Home Preferred Plus serves conventional borrowers who earn up to 80% of their area’s median income (AMI), while Home Preferred Plus Over 80% AMI caps borrowers’ income at $135,000. All eligible home buyers must complete a homeowner education course to qualify.

If you’re on the fence about which loan type is right for your situation, this chart will help you see how conventional mortgages stack up to the competition:

Conventional FHA VA USDA
Backed By Fannie Mae or Freddie Mac U.S. Federal Housing Administration U.S. Department of Veteran Affairs U.S. Department of Agriculture
Min. Credit Score 620–640 (depending on the lender) 500–580 (depending on the lender) No minimum credit score requirement No minimum credit score requirement
Max DTI 35% (though some lenders accept 43%) 45%–50% (depending on the lender) 41% 41%
Min. Down Payment 5% (though 3% down options are available) As low as 3.5% down $0 down payment $0 down payment
Eligible Property Types Any property type, including second homes and investment properties Primary residences only; property must be owner occupied Primary residences only; property must be owner occupied Primary residences only; property must be owner occupied
PMI No PMI for borrowers who put 20% down; between 0.5% and 1% for all other borrowers PMI comes with an upfront premium of 1.75% of the loan amount; between 0.45% and 1.05% for the remainder No PMI No PMI
Other Notes Borrowers can apply for either a conforming or non-conforming loan Borrowers can also apply for an FHA 203(k) renovation loan Available only to active-duty veterans w/ 90+ days of service during wartime or those who served 181 days continuous active duty during peacetime Only low- to-moderate income buyers in rural USDA-approved areas are eligible

We can help you determine the right conventional mortgage for you. Reach out today to start your journey toward homeownership.

Types of Conventional Loans in NH

There are many conventional mortgage loan options available in the Granite State that require far less than 20% down up front. In fact, though 5% down is the standard rate, there are several conventional mortgage loans that require as little as 3%, such as Conventional 97 and Home Possible Advantage. Take a look at this table to explore your options:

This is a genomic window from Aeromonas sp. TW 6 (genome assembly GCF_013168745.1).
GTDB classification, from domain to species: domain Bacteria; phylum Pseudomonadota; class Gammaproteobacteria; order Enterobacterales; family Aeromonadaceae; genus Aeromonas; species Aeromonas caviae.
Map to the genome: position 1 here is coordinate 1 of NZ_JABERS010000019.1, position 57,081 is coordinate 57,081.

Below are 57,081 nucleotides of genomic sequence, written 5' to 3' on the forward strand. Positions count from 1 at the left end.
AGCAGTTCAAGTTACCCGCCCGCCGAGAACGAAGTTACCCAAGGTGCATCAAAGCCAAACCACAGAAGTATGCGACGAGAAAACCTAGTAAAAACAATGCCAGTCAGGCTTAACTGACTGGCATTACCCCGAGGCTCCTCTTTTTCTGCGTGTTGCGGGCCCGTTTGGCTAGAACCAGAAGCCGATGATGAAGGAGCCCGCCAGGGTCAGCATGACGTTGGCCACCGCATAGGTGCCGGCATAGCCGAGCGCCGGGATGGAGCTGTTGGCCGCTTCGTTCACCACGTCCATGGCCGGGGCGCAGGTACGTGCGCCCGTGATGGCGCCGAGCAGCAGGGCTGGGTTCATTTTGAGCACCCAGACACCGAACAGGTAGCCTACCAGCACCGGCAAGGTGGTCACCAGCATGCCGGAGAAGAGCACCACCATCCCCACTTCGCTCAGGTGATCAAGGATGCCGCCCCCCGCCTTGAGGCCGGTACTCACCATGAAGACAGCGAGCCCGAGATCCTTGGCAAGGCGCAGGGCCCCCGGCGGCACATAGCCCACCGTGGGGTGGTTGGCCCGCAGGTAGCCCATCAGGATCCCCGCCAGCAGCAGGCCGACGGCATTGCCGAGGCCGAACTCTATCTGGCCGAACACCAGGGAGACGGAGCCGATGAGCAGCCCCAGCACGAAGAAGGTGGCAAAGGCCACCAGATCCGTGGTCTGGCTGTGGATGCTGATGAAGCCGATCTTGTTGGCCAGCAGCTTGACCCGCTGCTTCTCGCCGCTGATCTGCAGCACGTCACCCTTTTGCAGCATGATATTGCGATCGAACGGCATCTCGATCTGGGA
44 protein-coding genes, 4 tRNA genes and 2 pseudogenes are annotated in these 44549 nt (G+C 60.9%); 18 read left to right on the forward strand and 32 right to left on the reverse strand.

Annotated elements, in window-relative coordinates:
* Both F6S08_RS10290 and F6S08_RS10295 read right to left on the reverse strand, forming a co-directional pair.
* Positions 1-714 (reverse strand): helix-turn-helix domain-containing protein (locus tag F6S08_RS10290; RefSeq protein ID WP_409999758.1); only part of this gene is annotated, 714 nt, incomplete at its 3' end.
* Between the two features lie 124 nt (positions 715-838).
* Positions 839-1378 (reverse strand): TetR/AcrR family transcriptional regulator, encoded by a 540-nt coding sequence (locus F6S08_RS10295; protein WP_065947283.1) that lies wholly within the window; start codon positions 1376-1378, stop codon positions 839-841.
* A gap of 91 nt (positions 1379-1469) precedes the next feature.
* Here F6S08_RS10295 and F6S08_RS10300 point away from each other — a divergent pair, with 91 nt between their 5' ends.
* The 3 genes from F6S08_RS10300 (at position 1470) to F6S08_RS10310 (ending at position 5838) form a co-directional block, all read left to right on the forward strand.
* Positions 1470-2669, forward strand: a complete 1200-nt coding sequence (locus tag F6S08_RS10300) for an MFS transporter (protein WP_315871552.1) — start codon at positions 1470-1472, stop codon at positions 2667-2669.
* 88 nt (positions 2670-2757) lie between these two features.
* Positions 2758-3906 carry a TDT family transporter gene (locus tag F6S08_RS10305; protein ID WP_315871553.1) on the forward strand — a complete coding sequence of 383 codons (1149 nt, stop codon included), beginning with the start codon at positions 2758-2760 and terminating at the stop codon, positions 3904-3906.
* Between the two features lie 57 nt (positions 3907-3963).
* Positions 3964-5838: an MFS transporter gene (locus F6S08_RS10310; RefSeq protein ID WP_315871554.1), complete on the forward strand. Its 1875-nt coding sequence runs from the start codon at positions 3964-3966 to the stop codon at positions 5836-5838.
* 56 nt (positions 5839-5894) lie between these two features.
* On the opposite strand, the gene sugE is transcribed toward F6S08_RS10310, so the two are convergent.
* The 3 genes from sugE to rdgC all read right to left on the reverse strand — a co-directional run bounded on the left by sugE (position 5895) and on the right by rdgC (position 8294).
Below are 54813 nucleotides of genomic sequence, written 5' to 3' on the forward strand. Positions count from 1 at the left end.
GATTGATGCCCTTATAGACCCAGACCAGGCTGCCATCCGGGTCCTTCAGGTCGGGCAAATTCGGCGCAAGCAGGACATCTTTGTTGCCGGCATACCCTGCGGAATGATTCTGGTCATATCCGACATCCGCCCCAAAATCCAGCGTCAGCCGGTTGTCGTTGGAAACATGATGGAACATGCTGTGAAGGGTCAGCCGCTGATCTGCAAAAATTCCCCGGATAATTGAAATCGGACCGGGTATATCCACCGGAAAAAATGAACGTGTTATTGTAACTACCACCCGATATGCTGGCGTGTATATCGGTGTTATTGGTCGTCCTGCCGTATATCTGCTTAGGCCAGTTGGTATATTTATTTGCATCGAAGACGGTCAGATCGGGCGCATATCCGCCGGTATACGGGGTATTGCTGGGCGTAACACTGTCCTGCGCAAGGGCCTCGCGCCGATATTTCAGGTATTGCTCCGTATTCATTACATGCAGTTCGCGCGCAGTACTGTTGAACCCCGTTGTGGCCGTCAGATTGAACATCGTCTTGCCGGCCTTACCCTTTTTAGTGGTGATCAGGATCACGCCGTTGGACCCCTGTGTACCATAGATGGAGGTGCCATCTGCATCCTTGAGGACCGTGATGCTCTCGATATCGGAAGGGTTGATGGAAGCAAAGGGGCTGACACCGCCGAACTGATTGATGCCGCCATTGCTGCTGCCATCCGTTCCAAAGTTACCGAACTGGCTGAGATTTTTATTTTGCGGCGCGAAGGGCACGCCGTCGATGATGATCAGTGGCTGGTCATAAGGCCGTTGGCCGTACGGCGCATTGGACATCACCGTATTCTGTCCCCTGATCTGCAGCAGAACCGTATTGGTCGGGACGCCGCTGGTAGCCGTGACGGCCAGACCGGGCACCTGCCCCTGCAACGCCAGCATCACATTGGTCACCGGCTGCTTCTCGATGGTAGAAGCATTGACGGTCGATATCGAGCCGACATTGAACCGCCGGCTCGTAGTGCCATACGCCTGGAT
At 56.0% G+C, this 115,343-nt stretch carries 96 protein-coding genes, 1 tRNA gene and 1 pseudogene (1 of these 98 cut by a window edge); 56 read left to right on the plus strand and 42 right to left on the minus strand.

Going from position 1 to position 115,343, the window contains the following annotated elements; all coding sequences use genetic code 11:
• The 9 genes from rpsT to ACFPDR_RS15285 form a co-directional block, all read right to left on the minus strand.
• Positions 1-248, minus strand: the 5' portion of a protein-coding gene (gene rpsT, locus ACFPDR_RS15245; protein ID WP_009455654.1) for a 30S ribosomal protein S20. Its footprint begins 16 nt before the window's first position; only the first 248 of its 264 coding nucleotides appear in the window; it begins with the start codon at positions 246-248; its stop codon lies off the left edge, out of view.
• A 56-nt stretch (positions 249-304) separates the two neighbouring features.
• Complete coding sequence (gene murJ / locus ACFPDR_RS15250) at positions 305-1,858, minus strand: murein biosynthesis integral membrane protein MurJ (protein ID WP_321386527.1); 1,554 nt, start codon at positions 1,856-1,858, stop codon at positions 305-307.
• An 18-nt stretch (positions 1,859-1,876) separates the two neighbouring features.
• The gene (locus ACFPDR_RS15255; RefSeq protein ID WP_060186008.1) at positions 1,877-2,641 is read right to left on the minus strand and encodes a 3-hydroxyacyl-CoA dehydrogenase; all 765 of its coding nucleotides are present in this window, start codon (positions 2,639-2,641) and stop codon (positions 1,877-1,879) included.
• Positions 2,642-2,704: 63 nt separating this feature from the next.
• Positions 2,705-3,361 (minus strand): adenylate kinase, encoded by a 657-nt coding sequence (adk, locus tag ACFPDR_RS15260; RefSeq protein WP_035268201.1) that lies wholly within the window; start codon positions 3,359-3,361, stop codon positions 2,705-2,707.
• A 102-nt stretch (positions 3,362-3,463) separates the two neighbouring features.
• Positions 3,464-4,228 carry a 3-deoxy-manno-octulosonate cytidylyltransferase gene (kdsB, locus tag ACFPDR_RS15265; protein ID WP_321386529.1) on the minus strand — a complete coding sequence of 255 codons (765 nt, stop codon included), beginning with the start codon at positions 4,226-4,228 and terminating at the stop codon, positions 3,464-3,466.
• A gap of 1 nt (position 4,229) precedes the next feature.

Loan Type Requirements
5% down with PMI (Conventional 95) One loan at 95% loan-to-value ratio. PMI required.
Conventional 97 3% down. No income limits.
HomeReady® 3% down. Applicants must be at or below the geographical area’s median income, unless home is located in an underserved area.
90% loan One loan with 10% down. PMI required.
Piggyback 80/10/10 10% down, 10% second mortgage, and 80% conventional loan. No PMI required.
Home Possible Advantage 3% down loan with income restrictions. Offered by Freddie Mac home lenders.
Down Payment Gift Applicants may receive any percentage of the down payment as a gift from family or other eligible source.


Requirements for Conventional Mortgage in NH

As with any type of home loan, there are certain requirements a borrower must meet in order to qualify for a conventional mortgage in New Hampshire:

  • Credit Score: As mentioned above, the minimum credit score to qualify for a conventional mortgage ranges from 620 to 640, depending on the lender.
  • Documentation: Borrowers applying for a conventional mortgage will need to provide documentation detailing their income and assets, amongst other things. This documentation typically includes:
    • Two years’ worth of employment information
    • A list of assets and liabilities
    • Government-issued identification
    • Two years’ worth of W-2s
    • 30 days’ worth of pay stubs
    • Two to three years’ worth of income tax returns
    • IRS Form 4506-T (signed and dated)
    • Two to three months’ worth of bank statements